AMMAN, JORDAN, FEB. 7 -- As U.S.-led forces struck at targets in Baghdad and at Iraqi troops in the desert, the Iraqi government said today it was "waiting impatiently" for a ground war to begin in the Persian Gulf conflict and vowed to send "tens of thousands" of Americans home in coffins.

Intensive air strikes on Baghdad killed 22 civilians, Iraqi authorities said, and the army newspaper al-Qadissiyah charged allied forces were trying to destroy Iraq by deliberately striking civilians. U.S. officials have said only military sites were being targeted but that Iraq had placed many in civilian neighborhoods and casualties there were unavoidable.

Witnesses, including former U.S. attorney general Ramsey Clark, a longtime peace activist on a private mission to Iraq, gave detailed accounts of the latest bombing raids in the capital, which lasted 12 hours and apparently targeted a highway heavily used by the military and a bridge. At least 10 houses were destroyed or damaged in the attacks, news reports said.

At least six civilians were killed and 15 wounded in an air strike apparently aiming at -- but missing -- a bridge over the Tigris River in the Adhamiyah section of Baghdad, according to Western and Arab correspondents.

A retired teacher, Hassan Bayati, was quoted by Reuter as saying that allied jets hit a house near the river, reducing it to a smoldering mound of debris in which "five people burned to death."

Correspondents taken to the Numan Hospital told Reuter correspondent Bernd Debusmann that they had seen extensive civilian injuries, including a 5-month-old girl, Marqa Omar, whose right eye had been gouged out by flying debris.

Raja Hamie, a civilian, said from her hospital bed that a rocket hit her house in Adhamiyah, killing her husband and three children. "We all were asleep in one bedroom when the ground was shaken beneath us and suddenly we were engulfed in a fire," she told the AP.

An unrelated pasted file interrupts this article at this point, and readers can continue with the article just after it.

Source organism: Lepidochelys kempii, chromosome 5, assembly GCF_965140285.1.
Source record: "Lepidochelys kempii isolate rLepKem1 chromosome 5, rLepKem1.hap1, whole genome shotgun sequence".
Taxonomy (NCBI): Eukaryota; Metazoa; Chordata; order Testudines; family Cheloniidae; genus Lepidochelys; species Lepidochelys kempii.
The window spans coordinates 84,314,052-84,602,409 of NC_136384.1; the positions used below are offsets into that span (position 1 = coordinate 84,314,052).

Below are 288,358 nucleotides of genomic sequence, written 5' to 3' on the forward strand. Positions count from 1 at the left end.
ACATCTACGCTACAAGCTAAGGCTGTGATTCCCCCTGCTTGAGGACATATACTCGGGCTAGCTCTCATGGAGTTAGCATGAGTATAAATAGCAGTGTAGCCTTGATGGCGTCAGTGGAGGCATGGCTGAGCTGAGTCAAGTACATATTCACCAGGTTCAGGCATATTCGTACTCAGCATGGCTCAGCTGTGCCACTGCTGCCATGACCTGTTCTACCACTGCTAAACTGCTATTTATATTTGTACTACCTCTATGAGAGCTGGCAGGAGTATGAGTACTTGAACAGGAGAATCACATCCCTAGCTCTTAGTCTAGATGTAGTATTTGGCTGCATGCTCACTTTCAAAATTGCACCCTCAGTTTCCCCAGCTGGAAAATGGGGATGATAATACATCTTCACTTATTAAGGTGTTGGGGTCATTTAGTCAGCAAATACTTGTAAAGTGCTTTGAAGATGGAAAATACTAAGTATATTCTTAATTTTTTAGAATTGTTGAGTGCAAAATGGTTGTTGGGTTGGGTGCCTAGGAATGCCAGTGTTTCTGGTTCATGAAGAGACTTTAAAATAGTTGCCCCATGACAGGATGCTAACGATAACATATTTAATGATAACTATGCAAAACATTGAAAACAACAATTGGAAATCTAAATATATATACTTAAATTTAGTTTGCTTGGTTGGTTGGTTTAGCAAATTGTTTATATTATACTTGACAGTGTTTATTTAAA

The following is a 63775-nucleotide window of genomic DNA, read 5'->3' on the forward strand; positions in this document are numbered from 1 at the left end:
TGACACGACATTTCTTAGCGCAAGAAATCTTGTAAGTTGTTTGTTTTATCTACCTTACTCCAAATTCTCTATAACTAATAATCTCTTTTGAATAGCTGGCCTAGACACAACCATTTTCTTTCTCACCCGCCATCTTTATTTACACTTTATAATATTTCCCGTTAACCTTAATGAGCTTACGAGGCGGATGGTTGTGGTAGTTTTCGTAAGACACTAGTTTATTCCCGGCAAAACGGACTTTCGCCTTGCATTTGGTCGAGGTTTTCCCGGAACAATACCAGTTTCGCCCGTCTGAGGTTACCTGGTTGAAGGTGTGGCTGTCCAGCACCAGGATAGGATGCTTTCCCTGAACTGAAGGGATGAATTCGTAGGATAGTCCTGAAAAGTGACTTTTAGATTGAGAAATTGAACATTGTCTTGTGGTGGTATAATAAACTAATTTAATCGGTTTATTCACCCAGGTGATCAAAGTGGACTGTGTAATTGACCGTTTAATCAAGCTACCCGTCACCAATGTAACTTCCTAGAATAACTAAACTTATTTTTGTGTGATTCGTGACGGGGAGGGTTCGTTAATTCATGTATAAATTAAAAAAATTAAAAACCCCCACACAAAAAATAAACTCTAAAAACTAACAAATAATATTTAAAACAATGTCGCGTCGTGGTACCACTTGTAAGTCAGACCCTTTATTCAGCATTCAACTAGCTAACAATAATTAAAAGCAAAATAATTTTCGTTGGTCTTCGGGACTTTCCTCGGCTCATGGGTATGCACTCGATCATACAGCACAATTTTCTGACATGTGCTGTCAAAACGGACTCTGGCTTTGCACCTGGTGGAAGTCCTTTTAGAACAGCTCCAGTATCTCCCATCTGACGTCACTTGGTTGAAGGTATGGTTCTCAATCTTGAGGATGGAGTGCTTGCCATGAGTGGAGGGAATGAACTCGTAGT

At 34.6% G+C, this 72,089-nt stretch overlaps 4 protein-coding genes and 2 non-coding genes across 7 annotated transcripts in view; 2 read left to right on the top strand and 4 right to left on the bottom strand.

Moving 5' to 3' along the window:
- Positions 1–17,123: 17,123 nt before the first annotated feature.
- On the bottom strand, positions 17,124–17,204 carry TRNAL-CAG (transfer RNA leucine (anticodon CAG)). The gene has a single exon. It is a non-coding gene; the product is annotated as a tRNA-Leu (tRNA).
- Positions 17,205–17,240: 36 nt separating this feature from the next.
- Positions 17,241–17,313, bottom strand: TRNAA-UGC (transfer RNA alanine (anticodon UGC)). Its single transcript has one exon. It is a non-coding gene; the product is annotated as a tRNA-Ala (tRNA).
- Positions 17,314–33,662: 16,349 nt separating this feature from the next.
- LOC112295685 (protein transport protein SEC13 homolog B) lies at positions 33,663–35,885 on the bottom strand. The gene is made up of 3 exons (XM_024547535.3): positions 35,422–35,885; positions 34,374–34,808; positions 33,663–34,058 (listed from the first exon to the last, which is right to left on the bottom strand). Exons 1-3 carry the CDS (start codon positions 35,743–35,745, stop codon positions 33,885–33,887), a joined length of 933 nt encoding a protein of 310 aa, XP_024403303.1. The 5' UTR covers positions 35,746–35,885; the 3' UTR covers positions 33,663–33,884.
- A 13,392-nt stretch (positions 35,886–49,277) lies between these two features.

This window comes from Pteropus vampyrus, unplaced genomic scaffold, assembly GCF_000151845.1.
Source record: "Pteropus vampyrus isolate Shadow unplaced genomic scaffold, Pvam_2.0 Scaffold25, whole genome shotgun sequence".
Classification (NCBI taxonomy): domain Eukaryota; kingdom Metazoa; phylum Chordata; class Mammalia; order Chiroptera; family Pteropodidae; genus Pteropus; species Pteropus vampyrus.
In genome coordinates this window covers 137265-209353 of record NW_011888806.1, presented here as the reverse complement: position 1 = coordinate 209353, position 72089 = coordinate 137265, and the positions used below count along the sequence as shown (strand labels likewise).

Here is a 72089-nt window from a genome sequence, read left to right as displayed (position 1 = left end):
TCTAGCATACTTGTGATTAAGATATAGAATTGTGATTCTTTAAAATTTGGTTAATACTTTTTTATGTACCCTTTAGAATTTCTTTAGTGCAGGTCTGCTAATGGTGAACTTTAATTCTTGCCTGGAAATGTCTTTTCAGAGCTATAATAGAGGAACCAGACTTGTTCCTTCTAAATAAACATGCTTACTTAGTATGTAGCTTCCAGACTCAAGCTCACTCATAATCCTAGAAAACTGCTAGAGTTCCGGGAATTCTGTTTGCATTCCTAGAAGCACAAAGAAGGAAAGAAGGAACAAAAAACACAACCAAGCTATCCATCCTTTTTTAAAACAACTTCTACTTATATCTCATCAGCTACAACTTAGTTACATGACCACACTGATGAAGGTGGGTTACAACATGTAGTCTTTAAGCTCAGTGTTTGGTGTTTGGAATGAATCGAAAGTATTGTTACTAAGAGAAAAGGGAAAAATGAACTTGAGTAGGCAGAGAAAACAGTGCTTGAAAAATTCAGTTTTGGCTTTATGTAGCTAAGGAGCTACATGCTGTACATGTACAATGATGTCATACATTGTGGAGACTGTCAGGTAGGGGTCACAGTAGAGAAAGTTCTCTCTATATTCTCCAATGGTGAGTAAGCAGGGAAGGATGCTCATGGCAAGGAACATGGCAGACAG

Cable News Network correspondent Peter Arnett reported that residents of the capital city were wondering how much longer the bombing would continue as they adjusted to life without electricity and gasoline. At noon, he said, markets were packed with customers searching for batteries, candles, fruits and vegetables.

An Arab journalist working for Radio Monte Carlo reported tonight that air strikes at the city of Nasiriyah, 230 miles south of Baghdad, had destroyed two bridges and damaged another over the Euphrates River, killing at least 17 people.

Numbers of civilian fatalities estimated by Baghdad radio total about 600. At a news conference in Baghdad today, Clark said an Iraqi doctor told him several thousand people around Iraq had been killed and wounded by the bombings.

After making the first visit by an American to the southern city of Basra since the war began Jan. 17, Clark charged that the allied forces were exceeding U.N. resolutions to oust Iraq from Kuwait. "You don't have to bomb cities," said Clark.

The government, meanwhile, said it was eager for the next phase of the conflict: a ground war.

"Iraq is waiting impatiently for its decisive battle against all the infidel forces," Baghdad radio said. "The number of Americans killed will exceed tens of thousands if a ground battle occurs. . . . This means tens of thousands of coffins will arrive."

Iraq also issued a new call for Arab and Moslem militants to attack U.S. and Western interests, saying there was no place for neutrality in the war.